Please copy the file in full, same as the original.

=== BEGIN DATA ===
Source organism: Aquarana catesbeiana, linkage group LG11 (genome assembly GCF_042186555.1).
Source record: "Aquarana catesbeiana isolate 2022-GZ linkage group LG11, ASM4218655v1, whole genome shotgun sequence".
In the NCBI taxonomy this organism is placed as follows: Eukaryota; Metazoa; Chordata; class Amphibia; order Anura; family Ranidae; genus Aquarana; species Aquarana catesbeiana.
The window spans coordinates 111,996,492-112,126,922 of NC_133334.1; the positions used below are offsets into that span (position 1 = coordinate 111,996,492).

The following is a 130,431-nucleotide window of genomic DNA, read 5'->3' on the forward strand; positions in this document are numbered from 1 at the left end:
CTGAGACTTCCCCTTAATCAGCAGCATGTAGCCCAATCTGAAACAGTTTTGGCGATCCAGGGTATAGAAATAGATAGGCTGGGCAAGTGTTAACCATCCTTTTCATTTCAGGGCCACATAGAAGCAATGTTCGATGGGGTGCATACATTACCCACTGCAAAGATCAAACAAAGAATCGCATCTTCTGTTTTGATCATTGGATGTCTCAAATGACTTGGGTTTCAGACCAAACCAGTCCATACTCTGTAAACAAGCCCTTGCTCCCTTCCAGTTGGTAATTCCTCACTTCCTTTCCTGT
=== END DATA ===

Source organism: Aquarana catesbeiana, linkage group LG11 (genome assembly GCF_042186555.1).
Source record: "Aquarana catesbeiana isolate 2022-GZ linkage group LG11, ASM4218655v1, whole genome shotgun sequence".
In the NCBI taxonomy this organism is placed as follows: Eukaryota; Metazoa; Chordata; class Amphibia; order Anura; family Ranidae; genus Aquarana; species Aquarana catesbeiana.
The window spans coordinates 111,996,492-112,126,922 of NC_133334.1; the positions used below are offsets into that span (position 1 = coordinate 111,996,492).

The following is a 130,431-nucleotide window of genomic DNA, read 5'->3' on the forward strand; positions in this document are numbered from 1 at the left end:
CTGAGACTTCCCCTTAATCAGCAGCATGTAGCCCAATCTGAAACAGTTTTGGCGATCCAGGGTATAGAAATAGATAGGCTGGGCAAGTGTTAACCATCCTTTTCATTTCAGGGCCACATAGAAGCAATGTTCGATGGGGTGCATACATTACCCACTGCAAAGATCAAACAAAGAATCGCATCTTCTGTTTTGATCATTGGATGTCTCAAATGACTTGGGTTTCAGACCAAACCAGTCCATACTCTGTAAACAAGCCCTTGCTCCCTTCCAGTTGGTAATTCCTCACTTCCTTTCCTGT